Kabuki, a style of drama combined with dance, is a very popular part of the Japanese culture in the world. Kabuki includes types of theater arts, because it uses elements of a story with dance and music. Currently, Kabuki has 43 works with titles of world cultural heritage given by UNESCO since 2005. Kabuki played in a special theater named Kabukiza. Kabuki appeared at the beginning of the 17th century and was started by a woman named Okuni from Izumo temple. Okuni formed a group of singers and dancers to organize artistic performances, in order to raise funds for the Izumo temple. The group traveled from one place to another. At the invitation of the Tokugawa Shogun (the last feudal Japanese military government), they performed on stage for the first time, at the imperial palace in Kyoto. At first all kabuki performers were women, but the development of this art became a place for prostitution, and finally the Shogun Tokugawa prohibit female performers. Now kabuki is performed by men (Yaro Kabuki).
Kabuki has two types of performances, namely kabuki-odori (featuring dances and songs) and kabuki-geki (featuring drama / theater). The story is taken for the performance has two kinds of stories, namely Jidaimono (historical story) and Sewamono (story with background of people’s lives).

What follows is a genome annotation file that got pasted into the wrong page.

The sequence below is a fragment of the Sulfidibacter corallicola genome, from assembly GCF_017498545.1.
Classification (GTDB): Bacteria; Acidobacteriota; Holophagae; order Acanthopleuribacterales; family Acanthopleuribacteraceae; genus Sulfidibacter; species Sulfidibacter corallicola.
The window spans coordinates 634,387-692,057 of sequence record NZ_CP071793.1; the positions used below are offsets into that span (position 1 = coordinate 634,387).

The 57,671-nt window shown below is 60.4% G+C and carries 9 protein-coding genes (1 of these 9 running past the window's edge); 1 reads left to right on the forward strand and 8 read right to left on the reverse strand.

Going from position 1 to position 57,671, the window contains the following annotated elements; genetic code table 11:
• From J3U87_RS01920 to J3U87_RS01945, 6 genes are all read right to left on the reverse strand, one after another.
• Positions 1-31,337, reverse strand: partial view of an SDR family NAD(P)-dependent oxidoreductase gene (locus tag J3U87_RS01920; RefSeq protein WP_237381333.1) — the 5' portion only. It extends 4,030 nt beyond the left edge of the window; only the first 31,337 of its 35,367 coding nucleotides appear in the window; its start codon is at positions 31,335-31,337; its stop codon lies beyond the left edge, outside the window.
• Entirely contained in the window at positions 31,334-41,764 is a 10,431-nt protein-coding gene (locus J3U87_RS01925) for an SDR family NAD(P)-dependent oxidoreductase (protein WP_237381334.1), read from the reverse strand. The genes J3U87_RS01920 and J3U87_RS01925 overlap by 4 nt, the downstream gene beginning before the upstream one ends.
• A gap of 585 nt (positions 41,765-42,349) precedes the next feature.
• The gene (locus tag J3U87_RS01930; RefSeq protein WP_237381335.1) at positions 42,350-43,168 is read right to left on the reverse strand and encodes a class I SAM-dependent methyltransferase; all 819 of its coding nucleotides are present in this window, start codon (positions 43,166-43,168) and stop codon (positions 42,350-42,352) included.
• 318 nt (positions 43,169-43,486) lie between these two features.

In performing kabuki there are various elements that support the play such as dance, music, stage, acting, yakugara (role), storyline, dialog, make-up and costumes. The combination of these various elements determines the success of the performance. Characteristics of kabuki include the make-up and costumes, which were very striking. This was done to reinforce the character of an actor in kabuki performances. Performers in a kabuki always decorate their hair with various beautiful accessories, and usually with a headdress called Nurigasa. Although kabuki was only played by men does not mean that there is no women’s role in kabuki. The role of women in kabuki was played by a man wearing a costume and makeup to look like a women. The division of roles in kabuki is divided into three categories, such as the role of women (onnagata), the role of men (tachiyaku), and the role of the evil (katakiyaku). In the art of kabuki roles, the term mie (pose) is an important thing that should not be overlooked, because the mie draws it to a close with unique poses like statues with bulging eyes.
Musical accompaniment in the staging of kabuki is also divided by direction of the sound source. The music played on the right side of the stage from the audience is called Gidayūbushi. The music played on the left side of the stage from the audience is called Geza ongaku, while the music played onstage is called Debayashi. Some types of music instruments used are taiko, shamisen, and Tsuzumi.
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